TB-infected fliers pose little risk
If Andrew Speaker, the Georgia lawyer with XDR TB, came to Hawaii, he would be only one of the many patients with active TB who show up regularly in Hawaii, after long flights. Immigrants and students from Asia constitute the bulk of these patients and their flights take 10-12 hours. And yet there is no evidence of large-scale infections of passengers, largely because of the low rate of transmission of TB and the fact that airlines have installed high-efficiency air filters and high air exchange rates.
Therefore there is no cause for alarm but, like physician Jesse Wing said, we need to be vigilant. TB is after all a communicable disease, and multiple drug resistance is hard to treat and can be deadly.
Thanh Nguyen, M.D.
Isle philanthropist helped public TV
The late Barbara Cox Anthony
of Diamond Head liked to keep her generosity quiet, and so we at PBS Hawaii quietly marveled at the aloha she showed for public television in her island home.
This co-owner of one of the largest media conglomerates in the world contributed regularly to our locally owned, nonprofit alternative to commercial TV.
Her low-profile support resulted in high-quality programs sharing Hawaii history and culture, and discussing and debating public concerns.
Mrs. Anthony's gifts to PBS Hawaii and other nonprofit organizations illuminated issues and deepened understanding in our community.
We'll never forget her strong, silent support, and we pay tribute to this great lady who enriched Hawaii with lasting value that goes far beyond dollar signs.
Mahalo nui loa, Mrs. Anthony.
President and CEO
Crowing is preferable to leaf blowers
Forgive the pun, but City Councilman Charles Djou's pledge to ban roosters in town to prevent crowing disturbances is a misplaced outcry (Star-Bulletin, June 4
Roosters are indeed notorious sleep-breakers -- but so are leaf blowers, back-up beepers, car alarms, peeling tires and gunning engines. These very uncharming, unnatural and unnecessary sounds not only cause day-and-night irritation for thousands living in our urban areas, but are also a growing source of noise pollution in our rural communities.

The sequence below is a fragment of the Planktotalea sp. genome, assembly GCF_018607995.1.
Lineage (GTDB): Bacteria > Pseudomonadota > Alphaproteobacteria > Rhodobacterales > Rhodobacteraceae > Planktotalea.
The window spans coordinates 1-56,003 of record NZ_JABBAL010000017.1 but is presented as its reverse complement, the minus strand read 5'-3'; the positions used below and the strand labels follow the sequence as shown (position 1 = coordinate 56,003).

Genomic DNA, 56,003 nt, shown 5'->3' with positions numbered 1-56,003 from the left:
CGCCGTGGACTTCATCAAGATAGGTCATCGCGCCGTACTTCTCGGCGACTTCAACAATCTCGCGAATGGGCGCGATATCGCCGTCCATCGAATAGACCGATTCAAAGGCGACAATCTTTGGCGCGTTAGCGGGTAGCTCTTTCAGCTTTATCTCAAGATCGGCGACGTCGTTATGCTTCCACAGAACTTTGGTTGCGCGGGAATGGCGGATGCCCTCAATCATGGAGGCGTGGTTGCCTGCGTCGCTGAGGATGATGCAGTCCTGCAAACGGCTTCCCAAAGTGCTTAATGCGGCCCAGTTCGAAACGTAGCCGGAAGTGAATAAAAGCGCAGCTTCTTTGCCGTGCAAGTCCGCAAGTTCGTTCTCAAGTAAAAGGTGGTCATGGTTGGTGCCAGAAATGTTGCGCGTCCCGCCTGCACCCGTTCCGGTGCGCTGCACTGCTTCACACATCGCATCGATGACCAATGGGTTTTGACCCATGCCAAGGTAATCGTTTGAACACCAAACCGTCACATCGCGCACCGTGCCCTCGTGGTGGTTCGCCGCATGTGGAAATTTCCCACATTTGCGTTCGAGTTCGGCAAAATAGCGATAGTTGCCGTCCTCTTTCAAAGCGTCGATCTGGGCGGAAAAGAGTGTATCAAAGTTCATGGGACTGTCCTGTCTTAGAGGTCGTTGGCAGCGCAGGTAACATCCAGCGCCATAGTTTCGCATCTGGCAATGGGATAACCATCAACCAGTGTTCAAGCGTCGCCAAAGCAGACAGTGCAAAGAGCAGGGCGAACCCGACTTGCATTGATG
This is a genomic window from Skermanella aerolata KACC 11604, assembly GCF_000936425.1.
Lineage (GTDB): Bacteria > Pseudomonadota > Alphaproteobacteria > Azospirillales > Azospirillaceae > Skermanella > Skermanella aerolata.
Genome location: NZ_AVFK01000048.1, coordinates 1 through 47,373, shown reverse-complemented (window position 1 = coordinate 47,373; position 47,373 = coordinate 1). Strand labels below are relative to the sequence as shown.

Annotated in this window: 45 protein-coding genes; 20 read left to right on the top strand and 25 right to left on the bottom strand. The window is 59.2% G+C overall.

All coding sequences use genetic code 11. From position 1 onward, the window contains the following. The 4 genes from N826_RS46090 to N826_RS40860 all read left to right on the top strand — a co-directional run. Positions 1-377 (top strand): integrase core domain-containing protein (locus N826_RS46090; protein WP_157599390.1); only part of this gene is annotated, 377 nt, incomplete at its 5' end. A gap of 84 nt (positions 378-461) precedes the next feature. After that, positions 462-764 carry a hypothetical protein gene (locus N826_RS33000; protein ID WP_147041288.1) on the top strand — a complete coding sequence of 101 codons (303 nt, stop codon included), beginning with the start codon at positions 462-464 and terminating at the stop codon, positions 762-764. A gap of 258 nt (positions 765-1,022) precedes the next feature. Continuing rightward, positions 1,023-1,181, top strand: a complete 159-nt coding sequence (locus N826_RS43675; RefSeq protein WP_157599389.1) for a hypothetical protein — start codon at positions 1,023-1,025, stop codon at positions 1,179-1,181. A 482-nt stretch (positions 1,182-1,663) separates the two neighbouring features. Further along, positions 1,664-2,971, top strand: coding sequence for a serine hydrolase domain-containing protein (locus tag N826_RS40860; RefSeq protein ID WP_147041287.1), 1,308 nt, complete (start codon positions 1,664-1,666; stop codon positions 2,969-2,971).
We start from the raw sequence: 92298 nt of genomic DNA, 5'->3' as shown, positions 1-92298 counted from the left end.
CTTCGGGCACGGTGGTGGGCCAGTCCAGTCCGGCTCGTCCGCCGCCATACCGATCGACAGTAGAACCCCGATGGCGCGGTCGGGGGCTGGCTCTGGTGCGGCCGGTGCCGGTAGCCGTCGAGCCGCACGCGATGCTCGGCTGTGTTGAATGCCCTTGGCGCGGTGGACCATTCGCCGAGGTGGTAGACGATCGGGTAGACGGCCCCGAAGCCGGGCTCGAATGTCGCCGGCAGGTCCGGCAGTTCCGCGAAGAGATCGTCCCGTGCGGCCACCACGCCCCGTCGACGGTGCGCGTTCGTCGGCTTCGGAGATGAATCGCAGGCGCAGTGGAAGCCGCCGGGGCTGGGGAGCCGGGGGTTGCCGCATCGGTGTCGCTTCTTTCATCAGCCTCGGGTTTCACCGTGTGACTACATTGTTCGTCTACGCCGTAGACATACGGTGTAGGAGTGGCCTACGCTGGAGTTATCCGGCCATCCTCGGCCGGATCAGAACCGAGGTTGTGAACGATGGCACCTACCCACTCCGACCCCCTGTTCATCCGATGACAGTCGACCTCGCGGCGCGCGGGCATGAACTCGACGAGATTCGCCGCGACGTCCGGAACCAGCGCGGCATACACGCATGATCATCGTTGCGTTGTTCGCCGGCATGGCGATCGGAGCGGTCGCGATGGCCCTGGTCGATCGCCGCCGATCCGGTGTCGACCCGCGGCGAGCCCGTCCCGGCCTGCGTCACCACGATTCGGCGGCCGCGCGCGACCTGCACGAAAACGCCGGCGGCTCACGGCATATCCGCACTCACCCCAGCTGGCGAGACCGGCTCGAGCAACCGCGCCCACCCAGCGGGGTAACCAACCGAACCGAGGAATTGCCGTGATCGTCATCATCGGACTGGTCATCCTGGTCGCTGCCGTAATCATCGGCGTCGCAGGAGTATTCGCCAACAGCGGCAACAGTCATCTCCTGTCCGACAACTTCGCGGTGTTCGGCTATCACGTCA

The fact that overdeveloped Honolulu still appeals to a few ruffled "country" birds should be cause for celebration, not a lynch mob.
Government should be powered by the sun
praising the use of solar power is an important step in the right direction. However, you left out one important change.
Every government building in the state should either be built with or retrofitted with solar panels. Not only would this save government (and of course taxpayers') money, it would send a message that we really are serious about renewable energy.
Eventually, we should require that every commercial (and maybe even residential) building incorporate solar power.
It is absurd for Hawaii not to rely on this free, ever-available resource.
Mark A. Koppel
Rescuers did their best to find lost fisherman
The family of Stanley Chen
would like to express our sincere appreciation for the tireless and exemplary efforts by more than a dozen rescue personnel from the Honolulu Fire Department Search and Rescue, city Ocean Safety Division and the U.S. Coast Guard to find our brother, missing while fishing in waters off Bamboo Ridge. Three days of searching -- by boat and helicopter in daylight, continued by the U.S. Coast Guard Cutter Galveston Island throughout the night -- reportedly covered 47 square miles, including the shoreline from Makapuu to Diamond Head.
Although we are saddened by the apparent loss of our beloved brother, we are comforted by the fact that these rescue personnel did all they could to try to find him. The parent organizations who support and manage these individuals should be extremely proud of the dedication and professionalism they showed during the past week.
Justin Chen, Rosa Chen Iao and Maria Chen Au Hoy
Not as many students get counseling
There is an inaccurate statistic in C. Richard Fassler's column published on Sunday
titled "Suicide, sex part of college experience." The story states, "At Middlebury College -- an institution that is, perhaps, not unlike many small schools -- staff estimated that from 33 percent to 40 percent of students received counseling during the last academic year; nationwide, 9 percent of college students sought counseling in 2006."
About 33-40 percent of a Middlebury College senior class during their time in college have sought counseling -- not in an individual year. The accurate number for an individual year at Middlebury is 17 percent.
Director of Public Affairs